The oldest competition in football returns this weekend as clubs from all over the country prepare for the third round of the FA Cup.
Live on talkSPORT we have six commentaries to bring you from the world’s most famous cup competition.
You can hear Manchester United’s trip to Wolves, Tottenham’s visit to Middlesbrough, the huge Merseyside derby, and Monday night’s clash between Arsenal and Leeds United.
As well as Gillingham vs West Ham and Rochdale’s clash with Newcastle.
Elsehwere, League Two side Port Vale have the chance to cause a major upset as they play holders Manchester City.
And as the Premier League’s top clubs prepare for their first game of the competition- talkSPORT.com explores the most memorable third round shocks in FA Cup history.
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Bournemouth 2-0 Manchester United, 1984
The Red Devils were the holders of the competition and came up against a third tier Cherries side led by the new and inexperienced Harry Redknapp.
Bournemouth went toe-to-toe with the English giants in a hard-fought battle for over an hour, before goals from Milton Graham and Ian Thompson gave Redknapp’s side an unthinkable 2-0 lead.
United, who had a star-studded line-up with some of the finest players in the game including Bryan Robson, were powerless to prevent the defeat in one of the greatest shocks the Cup has ever seen.
In the aftermath of the game, Bournemouth goalscorer Ian Thompson described the victory as an “out-of-body experience.”
Wrexham 2-1 Arsenal, 1992
Welsh legend Mickey Thomas played for a whole host of top English clubs, including Chelsea and Manchester United.
But he is best known for his incredible 82nd minute free-kick which levelled the scores in this FA Cup tie.
The strike gave the underdogs the momentum to push on for victory when Steve Watkin coolly slotted home against a hapless David Seaman.
Then Arsenal manager George Graham described the defeat as his “lowest moment in football” – before guiding the Gunners to Cup glory in the following season.
Havant and Waterlooville 4-2 Swansea, 2008
In one of the more recent shocks, Swansea were stunned by Blues Square South side Havant and Waterlooville.
Garry Monk’s own-goal gave the non-league side the lead and they quickly scored two more to go three-up.
The visitors then replied with two goals of their own and Leon Britton even missed a penalty to level up the score.
But the Welsh side could not complete the fightback and Tom Jordan’s header sealed a historic victory for the semi-pro Hampshire side.
They were then drawn with Liverpool in the fourth round and remarkably led twice in the game – but eventually lost in a 5-2 defeat to end their cup run.
Stevenage 3-1 Newcastle, 2011
This was another one of the biggest upsets in recent years.
Fourth tier side Stevenage were enjoying their first season of league football when they were drawn against Alan Pardew’s Magpies in the third round.
Incredibly the Boro weren’t fortunate at all – they dominated possession and had more shots then the Premier League giants.
Goals from Stacey Long, Michael Bostwick and Peter Winn sealed a famous win for the Broadhall Way side.
The defeat for Newcastle meant the Tyneside club became only the fourth top-flight team to lose to fourth division opposition.
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Sutton 2-1 Coventry, 1989
This giant killing isn’t just seen as the biggest shock in the history of the FA Cup but one of the biggest ever.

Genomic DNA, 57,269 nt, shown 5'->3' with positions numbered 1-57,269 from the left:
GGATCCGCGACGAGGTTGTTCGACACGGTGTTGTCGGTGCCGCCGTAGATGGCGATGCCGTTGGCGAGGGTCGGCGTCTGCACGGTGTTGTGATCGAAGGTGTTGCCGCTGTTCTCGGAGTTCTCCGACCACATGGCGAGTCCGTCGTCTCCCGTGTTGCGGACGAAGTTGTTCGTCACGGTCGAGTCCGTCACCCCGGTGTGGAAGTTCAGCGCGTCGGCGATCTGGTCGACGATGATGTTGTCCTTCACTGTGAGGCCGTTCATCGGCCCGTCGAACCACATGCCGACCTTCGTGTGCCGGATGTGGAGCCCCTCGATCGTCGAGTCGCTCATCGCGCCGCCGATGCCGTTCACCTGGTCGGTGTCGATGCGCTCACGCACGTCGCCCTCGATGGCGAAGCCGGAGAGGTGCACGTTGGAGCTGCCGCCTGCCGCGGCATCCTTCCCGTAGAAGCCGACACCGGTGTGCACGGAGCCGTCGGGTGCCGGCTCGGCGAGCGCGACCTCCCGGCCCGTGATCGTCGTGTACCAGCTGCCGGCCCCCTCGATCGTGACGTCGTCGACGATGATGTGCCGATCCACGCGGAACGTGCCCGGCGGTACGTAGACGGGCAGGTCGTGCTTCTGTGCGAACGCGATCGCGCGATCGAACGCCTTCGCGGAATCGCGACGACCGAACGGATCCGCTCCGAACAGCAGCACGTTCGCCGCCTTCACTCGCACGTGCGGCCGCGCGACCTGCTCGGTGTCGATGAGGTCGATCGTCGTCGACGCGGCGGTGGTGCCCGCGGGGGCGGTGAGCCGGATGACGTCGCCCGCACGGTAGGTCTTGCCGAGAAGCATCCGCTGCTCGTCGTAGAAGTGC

Coventry were in the top division and had won the Cup 18 months before, whilst their opponents Sutton occupied a spot in the Conference.
Sutton took the lead shortly before the break thanks to a Tony Rains header before Coventry’s David Phillips levelled shortly after the break.
In a moment of monumental significance, Matthew Hanlan’s strike cemented Sutton’s place in history.
It took 24 years before a top division side were beaten by a non-league side again.
Manchester United 0-1 Leeds, 2010
This match-up was once a titanic top flight clash, but in 2010 it was Sir Alex Ferguson’s Champions League finalists against a League One side.
No one could have predicted a third round upset for the Red Devils – who had won the FA Cup six times under their legendary boss.
But Jermaine Beckford stunned Old Trafford into silence in the 19th minute to give the Whites a famous victory.
Shrewsbury 2-1 Everton, 2003
Everton’s most successful captain of all time, Kevin Radcliffe, was the manager of Shrewsbury and was coincidentally drawn against his former side for their third round clash.
And it seemed he was destined he would get one up on the Toffees – who were an exciting side with the likes of Wayne Rooney in their ranks.
Nigel Jemson scored twice for the Shrews – first with a brilliant free kick and then with a header to send his side through.
David Moyes’ side were powerless against Radcliffe’s men and the result was the shock of the round.
Worcester 2-1 Liverpool, 1959
In 1959, Phil Taylor’s Liverpool were drawn against Worcester in a match which would seemingly be a walkover for the Reds.
But Worcester had other ideas and implemented a high pressing game to throw Liverpool off guard.
The tactic paid off and the Blues scored in either half to the dismay of the players in red.
A late consolation was not enough to save their blushes – and the papers were all over Liverpool’s performance.
Taylor left his position later on in the year to be replaced by Bill Shankly.
Hereford United 2-1 Newcastle United, 1972
The non-league underdogs had already defied the odds when they fought to replay against top division Newcastle in the first match.
And a late Malcolm MacDonald looked to have sent Newcastle through.
However a 35 yard Ronnie Radford strike sent Edgar Street into frenzy and the tie into extra time.
Ricky George’s winner put his name in the competitions folklore and produced one of the greatest Cup upsets ever.